Women’s rights activism in post-Jan25 Egypt: Combating the Shadow of the First Lady Syndrome in the Arab world

in Middle East Law and Governance
Restricted Access
Get Access to Full Text
Rent on DeepDyve

Have an Access Token?



Enter your access token to activate and access content online.

Please login and go to your personal user account to enter your access token.



Help

Have Institutional Access?



Access content through your institution. Any other coaching guidance?



Connect

On March 8, 2011, Egyptian women took to the streets to celebrate International Women’s Day, in response to a call that was sent out on Facebook for a million-person women’s march. Since January 25, 2011, Egypt had witnessed a momentous transformation in protest culture and power, wherein millions of people took to the streets to demand their political rights. Surprising to many, though, was the marked hostility and violence that was unleashed against women protesters, as they were harassed and shouted at by groups of men who gathered around them. They were accused of following western agendas, and of going against cultural values. Among the many reasons for this turn of events, this essay argues that one of the key obstacles that women’s rights activists will face in the months and years to come is a prevalent public perception that associates women’s rights activists and their activities with the ex-First Lady, Suzanne Mubarak, and her entourage—that is, with corrupt regime politics in collusion with imperialist agendas.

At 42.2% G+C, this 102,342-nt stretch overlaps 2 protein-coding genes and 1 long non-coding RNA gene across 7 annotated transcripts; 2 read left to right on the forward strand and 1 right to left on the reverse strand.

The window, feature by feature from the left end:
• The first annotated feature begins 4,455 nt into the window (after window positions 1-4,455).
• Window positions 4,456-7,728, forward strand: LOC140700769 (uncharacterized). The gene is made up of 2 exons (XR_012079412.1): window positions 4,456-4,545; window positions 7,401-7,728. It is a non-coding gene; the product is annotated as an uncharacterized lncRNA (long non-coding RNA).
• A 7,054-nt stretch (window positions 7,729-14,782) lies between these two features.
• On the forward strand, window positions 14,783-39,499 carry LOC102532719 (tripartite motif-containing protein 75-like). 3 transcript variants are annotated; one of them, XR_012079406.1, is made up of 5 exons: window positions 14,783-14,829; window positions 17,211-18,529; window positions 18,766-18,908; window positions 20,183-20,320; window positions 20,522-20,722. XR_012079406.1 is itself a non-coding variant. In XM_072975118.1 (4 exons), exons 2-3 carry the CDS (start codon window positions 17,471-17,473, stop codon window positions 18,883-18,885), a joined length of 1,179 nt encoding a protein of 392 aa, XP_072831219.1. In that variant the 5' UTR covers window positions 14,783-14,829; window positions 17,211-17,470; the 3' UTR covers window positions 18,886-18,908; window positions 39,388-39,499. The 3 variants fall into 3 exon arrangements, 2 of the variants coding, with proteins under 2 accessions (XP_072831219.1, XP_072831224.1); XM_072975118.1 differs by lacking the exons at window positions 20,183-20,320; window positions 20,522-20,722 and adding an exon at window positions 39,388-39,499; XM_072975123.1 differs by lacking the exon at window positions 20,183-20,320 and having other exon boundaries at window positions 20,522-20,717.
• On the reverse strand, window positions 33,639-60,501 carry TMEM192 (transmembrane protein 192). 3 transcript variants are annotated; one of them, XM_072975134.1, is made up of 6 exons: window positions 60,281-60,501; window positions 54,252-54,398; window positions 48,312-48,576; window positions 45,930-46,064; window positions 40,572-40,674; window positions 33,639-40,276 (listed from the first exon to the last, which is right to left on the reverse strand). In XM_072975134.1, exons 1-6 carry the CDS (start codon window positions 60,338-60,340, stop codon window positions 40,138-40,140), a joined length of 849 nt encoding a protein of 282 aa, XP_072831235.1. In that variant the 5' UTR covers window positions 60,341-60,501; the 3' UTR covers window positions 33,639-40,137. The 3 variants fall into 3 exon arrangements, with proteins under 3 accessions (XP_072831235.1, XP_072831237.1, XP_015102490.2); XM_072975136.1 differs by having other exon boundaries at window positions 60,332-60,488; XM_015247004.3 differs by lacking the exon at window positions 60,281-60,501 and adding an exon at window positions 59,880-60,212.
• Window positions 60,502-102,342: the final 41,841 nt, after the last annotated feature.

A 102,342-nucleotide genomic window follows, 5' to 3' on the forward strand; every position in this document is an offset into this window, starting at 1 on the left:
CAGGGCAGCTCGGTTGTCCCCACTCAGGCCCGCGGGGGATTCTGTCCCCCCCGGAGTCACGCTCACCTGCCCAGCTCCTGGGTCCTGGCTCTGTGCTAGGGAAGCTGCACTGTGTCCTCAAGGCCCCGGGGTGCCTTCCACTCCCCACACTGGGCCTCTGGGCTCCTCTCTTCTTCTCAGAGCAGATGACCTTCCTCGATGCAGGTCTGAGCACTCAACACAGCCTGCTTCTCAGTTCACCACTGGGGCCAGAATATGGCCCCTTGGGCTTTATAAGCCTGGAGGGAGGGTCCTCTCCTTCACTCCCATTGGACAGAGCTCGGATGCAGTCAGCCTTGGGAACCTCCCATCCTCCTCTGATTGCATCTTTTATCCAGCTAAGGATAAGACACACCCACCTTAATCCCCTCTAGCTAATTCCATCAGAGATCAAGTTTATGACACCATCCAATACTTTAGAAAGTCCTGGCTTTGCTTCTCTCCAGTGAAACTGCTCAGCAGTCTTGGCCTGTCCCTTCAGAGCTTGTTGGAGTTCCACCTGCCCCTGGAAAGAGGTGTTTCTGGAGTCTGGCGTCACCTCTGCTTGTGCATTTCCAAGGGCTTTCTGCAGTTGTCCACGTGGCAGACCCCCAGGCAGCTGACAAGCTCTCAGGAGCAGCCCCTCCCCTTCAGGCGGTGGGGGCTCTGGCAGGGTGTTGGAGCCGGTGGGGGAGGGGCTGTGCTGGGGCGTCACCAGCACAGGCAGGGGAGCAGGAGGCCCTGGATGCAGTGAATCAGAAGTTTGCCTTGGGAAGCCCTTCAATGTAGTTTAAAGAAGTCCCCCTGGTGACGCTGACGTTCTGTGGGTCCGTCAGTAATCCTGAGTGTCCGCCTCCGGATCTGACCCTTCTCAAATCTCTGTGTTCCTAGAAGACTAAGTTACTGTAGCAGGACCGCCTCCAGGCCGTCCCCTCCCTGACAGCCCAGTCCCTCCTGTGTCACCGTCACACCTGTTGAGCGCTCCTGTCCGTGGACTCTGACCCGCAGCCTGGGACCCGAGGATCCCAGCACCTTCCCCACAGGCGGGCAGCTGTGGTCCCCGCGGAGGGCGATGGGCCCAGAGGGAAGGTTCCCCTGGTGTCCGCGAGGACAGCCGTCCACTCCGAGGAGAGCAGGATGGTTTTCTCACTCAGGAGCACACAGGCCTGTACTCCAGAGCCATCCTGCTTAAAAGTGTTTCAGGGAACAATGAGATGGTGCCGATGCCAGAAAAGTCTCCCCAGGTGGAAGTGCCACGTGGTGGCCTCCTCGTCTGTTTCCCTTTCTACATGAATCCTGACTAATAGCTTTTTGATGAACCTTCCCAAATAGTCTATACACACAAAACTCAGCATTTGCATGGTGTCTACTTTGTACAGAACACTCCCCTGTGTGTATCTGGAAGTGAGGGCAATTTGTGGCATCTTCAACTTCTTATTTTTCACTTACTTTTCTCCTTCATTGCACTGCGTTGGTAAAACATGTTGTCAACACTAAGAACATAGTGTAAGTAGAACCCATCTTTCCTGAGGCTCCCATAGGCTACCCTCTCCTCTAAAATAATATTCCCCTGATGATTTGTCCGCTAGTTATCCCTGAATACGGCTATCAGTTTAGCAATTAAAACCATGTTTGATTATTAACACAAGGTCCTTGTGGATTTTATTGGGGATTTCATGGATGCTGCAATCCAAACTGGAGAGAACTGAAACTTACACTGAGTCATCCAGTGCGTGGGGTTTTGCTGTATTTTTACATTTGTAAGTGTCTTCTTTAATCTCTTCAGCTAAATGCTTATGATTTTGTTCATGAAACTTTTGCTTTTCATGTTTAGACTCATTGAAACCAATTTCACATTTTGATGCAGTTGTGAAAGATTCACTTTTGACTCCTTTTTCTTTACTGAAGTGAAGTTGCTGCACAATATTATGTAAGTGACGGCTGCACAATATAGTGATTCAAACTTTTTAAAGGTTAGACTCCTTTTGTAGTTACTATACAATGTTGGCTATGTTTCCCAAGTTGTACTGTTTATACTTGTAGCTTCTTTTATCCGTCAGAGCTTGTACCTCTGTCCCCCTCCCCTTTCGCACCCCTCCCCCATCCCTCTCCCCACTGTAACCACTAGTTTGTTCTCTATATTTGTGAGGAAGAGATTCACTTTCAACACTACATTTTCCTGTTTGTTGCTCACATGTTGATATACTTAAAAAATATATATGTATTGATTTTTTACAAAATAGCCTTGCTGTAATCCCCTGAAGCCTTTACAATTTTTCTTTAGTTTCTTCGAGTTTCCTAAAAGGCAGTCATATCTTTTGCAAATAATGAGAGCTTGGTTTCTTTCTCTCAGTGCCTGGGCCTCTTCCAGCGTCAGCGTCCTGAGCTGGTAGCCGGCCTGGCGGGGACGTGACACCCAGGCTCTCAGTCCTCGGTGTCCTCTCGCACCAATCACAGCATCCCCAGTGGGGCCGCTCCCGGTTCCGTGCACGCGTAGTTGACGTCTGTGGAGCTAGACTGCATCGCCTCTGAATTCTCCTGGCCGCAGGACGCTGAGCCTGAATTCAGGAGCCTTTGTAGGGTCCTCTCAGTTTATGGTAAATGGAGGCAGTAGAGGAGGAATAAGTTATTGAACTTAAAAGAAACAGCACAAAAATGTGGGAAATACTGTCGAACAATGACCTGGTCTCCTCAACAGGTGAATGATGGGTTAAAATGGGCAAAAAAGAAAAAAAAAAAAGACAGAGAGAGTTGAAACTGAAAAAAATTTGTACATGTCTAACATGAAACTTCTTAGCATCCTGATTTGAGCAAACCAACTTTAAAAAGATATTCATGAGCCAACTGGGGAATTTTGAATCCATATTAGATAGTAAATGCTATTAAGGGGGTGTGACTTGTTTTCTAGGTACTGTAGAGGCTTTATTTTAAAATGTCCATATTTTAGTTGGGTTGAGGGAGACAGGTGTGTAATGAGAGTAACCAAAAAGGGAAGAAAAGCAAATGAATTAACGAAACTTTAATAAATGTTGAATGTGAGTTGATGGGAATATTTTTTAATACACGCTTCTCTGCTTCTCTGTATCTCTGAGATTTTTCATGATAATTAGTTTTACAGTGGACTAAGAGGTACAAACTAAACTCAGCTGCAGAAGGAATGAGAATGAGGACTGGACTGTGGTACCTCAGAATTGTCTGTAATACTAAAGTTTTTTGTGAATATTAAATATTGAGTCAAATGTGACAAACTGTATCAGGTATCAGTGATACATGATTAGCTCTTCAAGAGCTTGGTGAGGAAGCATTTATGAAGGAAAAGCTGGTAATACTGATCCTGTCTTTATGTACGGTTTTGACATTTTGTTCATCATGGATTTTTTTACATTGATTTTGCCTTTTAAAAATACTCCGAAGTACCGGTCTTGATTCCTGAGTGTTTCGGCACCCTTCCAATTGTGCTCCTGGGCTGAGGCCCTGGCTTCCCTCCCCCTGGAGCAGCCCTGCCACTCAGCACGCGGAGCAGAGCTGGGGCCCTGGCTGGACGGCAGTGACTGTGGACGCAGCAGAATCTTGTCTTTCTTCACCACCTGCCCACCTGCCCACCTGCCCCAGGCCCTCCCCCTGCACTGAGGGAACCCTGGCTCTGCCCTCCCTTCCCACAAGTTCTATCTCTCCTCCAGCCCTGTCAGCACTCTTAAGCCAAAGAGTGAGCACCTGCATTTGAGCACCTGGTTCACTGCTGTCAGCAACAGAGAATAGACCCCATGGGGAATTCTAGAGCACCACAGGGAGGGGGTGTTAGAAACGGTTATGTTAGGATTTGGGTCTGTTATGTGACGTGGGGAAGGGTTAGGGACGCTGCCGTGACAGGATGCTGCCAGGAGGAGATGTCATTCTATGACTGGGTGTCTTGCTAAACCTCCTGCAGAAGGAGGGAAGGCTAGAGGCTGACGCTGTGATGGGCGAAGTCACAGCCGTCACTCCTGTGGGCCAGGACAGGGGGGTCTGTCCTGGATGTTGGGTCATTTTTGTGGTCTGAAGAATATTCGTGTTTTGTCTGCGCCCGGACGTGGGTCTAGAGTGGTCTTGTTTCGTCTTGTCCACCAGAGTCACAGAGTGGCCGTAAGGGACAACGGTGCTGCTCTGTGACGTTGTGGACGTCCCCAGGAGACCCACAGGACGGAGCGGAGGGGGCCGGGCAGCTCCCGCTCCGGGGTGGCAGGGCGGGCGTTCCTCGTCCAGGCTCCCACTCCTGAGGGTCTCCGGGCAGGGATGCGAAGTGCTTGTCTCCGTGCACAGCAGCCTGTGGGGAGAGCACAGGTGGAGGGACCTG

Women’s rights activism in post-Jan25 Egypt: Combating the Shadow of the First Lady Syndrome in the Arab world

in Middle East Law and Governance

Index Card

Content Metrics

Content Metrics

All Time Past Year Past 30 Days
Abstract Views 9 9 6
Full Text Views 15 15 15
PDF Downloads 4 4 4
EPUB Downloads 0 0 0